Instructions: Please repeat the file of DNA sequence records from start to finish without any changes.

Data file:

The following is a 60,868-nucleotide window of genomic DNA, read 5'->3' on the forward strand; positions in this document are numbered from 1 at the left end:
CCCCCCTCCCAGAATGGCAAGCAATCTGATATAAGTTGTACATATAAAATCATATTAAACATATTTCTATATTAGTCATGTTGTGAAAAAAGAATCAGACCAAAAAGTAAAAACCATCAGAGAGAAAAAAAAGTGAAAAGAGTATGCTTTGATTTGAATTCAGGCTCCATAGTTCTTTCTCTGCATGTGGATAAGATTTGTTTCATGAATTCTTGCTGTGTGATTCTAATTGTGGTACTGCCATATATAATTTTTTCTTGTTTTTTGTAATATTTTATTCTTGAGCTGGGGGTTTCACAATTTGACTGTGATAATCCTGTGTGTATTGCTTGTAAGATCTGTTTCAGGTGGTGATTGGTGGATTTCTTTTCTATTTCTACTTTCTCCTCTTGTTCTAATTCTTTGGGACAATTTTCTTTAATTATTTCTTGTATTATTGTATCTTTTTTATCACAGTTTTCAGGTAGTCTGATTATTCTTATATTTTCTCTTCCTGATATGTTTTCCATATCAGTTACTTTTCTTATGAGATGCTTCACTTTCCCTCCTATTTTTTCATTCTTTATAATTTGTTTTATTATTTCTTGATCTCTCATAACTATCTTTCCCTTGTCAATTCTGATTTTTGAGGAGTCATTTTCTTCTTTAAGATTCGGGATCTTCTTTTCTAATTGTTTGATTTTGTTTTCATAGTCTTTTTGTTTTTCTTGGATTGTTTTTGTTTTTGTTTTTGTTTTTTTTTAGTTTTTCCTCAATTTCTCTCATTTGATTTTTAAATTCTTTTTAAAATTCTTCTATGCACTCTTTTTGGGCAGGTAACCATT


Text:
The following is a 60,868-nucleotide window of genomic DNA, read 5'->3' on the forward strand; positions in this document are numbered from 1 at the left end:
CCCCCCTCCCAGAATGGCAAGCAATCTGATATAAGTTGTACATATAAAATCATATTAAACATATTTCTATATTAGTCATGTTGTGAAAAAAGAATCAGACCAAAAAGTAAAAACCATCAGAGAGAAAAAAAAGTGAAAAGAGTATGCTTTGATTTGAATTCAGGCTCCATAGTTCTTTCTCTGCATGTGGATAAGATTTGTTTCATGAATTCTTGCTGTGTGATTCTAATTGTGGTACTGCCATATATAATTTTTTCTTGTTTTTTGTAATATTTTATTCTTGAGCTGGGGGTTTCACAATTTGACTGTGATAATCCTGTGTGTATTGCTTGTAAGATCTGTTTCAGGTGGTGATTGGTGGATTTCTTTTCTATTTCTACTTTCTCCTCTTGTTCTAATTCTTTGGGACAATTTTCTTTAATTATTTCTTGTATTATTGTATCTTTTTTATCACAGTTTTCAGGTAGTCTGATTATTCTTATATTTTCTCTTCCTGATATGTTTTCCATATCAGTTACTTTTCTTATGAGATGCTTCACTTTCCCTCCTATTTTTTCATTCTTTATAATTTGTTTTATTATTTCTTGATCTCTCATAACTATCTTTCCCTTGTCAATTCTGATTTTTGAGGAGTCATTTTCTTCTTTAAGATTCGGGATCTTCTTTTCTAATTGTTTGATTTTGTTTTCATAGTCTTTTTGTTTTTCTTGGATTGTTTTTGTTTTTGTTTTTGTTTTTTTTTAGTTTTTCCTCAATTTCTCTCATTTGATTTTTAAATTCTTTTTAAAATTCTTCTATGCACTCTTTTTGGGCAGGTAACCATT